I’ve been thinking a lot about my parents lately. They have both been gone for more than five years so I’ve passed the gut punch mourning period that is filled with longing for just one more hug, laugh or words of sage advice.
It’s weird what will trigger thoughts of my parents. I’m also embarrassed to admit that for me it’s smells, specifically cleaning supplies. When I catch a whiff of starch or bleach, I think of my mom. The woman was a whirling dervish in regard to the domestic arts. For her love was expressed through a spotless home and a dinner that always included dessert.
She used to tell me that “dirty baseboards signaled a lack of character.” To this day I get on my hands and knees and clean my baseboards with a toothbrush because apparently that’s my family legacy. (As a side note I think this legacy is going to stop with my children. To date they’ve both expressed zero interest in the fine art of baseboard scrubbing with an Oral B toothbrush.)
I know this devotion to cleanliness was passed down from my grandmother and is rooted in living in a coal mining community in West Virginia. My mom told me that the women fought to keep the coal dust out of their homes. Apparently, the ultimate status symbol was a house that belied the fact your spouse worked in the mines.
As a child the smell of bleach was comforting. It not only meant my mother was home. It also meant all was right with the world.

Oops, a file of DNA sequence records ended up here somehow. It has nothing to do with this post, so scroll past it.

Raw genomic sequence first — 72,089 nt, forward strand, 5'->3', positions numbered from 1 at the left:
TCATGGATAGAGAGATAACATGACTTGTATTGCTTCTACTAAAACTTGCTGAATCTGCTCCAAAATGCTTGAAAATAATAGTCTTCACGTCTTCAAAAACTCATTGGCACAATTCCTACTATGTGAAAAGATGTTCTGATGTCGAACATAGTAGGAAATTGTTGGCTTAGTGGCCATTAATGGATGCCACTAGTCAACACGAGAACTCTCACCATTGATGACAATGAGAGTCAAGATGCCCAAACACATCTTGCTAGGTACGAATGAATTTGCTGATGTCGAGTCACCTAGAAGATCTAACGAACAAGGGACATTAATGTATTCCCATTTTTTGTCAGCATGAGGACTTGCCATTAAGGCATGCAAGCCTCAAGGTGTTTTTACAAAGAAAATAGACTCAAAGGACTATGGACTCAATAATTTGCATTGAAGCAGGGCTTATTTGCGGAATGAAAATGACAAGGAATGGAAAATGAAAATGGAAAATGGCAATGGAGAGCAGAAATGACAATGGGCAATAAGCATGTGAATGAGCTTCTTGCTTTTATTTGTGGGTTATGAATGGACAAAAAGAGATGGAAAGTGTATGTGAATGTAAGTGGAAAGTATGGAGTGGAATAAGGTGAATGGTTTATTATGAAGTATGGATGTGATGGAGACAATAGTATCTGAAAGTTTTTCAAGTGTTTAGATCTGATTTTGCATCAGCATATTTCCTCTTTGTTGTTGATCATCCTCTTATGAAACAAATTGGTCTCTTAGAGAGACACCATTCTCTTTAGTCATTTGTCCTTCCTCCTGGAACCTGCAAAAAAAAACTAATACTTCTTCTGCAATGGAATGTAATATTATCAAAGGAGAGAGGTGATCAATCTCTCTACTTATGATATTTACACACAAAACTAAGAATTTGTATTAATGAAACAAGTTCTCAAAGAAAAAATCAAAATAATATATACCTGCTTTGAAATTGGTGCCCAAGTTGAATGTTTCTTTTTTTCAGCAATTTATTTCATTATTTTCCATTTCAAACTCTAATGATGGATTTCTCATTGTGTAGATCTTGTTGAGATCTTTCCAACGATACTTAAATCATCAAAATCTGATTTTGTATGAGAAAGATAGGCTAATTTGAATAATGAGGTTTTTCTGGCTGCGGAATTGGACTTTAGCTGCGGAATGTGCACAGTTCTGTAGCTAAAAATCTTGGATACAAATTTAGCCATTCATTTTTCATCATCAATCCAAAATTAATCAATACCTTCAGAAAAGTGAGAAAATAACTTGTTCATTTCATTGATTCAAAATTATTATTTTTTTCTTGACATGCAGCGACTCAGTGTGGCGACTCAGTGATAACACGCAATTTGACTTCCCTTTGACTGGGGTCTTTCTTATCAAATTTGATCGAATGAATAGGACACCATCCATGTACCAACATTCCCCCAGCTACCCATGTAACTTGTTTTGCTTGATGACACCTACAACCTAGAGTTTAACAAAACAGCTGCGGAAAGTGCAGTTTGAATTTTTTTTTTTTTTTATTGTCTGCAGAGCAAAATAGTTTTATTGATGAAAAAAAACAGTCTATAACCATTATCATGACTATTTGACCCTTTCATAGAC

My parents were well matched in their love of chores. My dad spent summer weekends standing or treading water (while wearing a very on trend bucket hat) in our family pool scrubbing the white part of the deck and pool liner with SOS pads. (Note: This predates the wonder that is the Magic Eraser.)
All my friends thought this was hysterical and they enjoyed teasing my dad about his quest for pool perfection. Little did I know at the time that my dad eavesdropped on everything we talked about and then would report back to my mother (verbatim) on our conversations. Looking back this explains so much about how it always felt like my parents had gotten inside my head.
My father was also obsessed with keeping his cars clean. Every Saturday, weather permitting, he would wash all the family cars by hand using special sponges and his own secret mix of a cleaning solution that involved a splash of vinegar. Once a month he would also wax the cars and I was his faithful helper.
The reward for being my dad’s “crackerjack assistant” was a trip in the clean car to the gas station down the road for an Orange Crush where we would clink the glass bottles and toast our hard work. Today even the slightest scent of Turtle Wax makes me smile.
Happily, my dad’s spirit lives on in my son. He’s a car cleaning fiend. Every time I see him waxing his cars I tell him that he’s making his grandfather proud. He even indulges me and doesn’t seem to mind when I stick my entire face in his canister of car wax.
This past weekend I went out and refreshed my cache of cleaning supplies. When I walked in with bleach, SOS pads, new sponges, window cleaner, paste wax and a bevy of other scrubbing goodies my husband looked at me and asked if I was planning on starting a janitorial service.
I told him no and confessed that I was just missing my parents and needed to smell them again. Then I started cleaning. Starting, of course, with the baseboards.
📚 Need a fun read (new audiobook is just out 🎧)) that is totally fiction but has just enough flavor of my real life mom and dad to make it laugh worthy? Then check out my book Trouble in Texas. 🇨🇱 Say hello to Southern mayhem, meddling mamas, BFF payback, revenge and cupcakes – lots of cupcakes. 🧁 🧁 🧁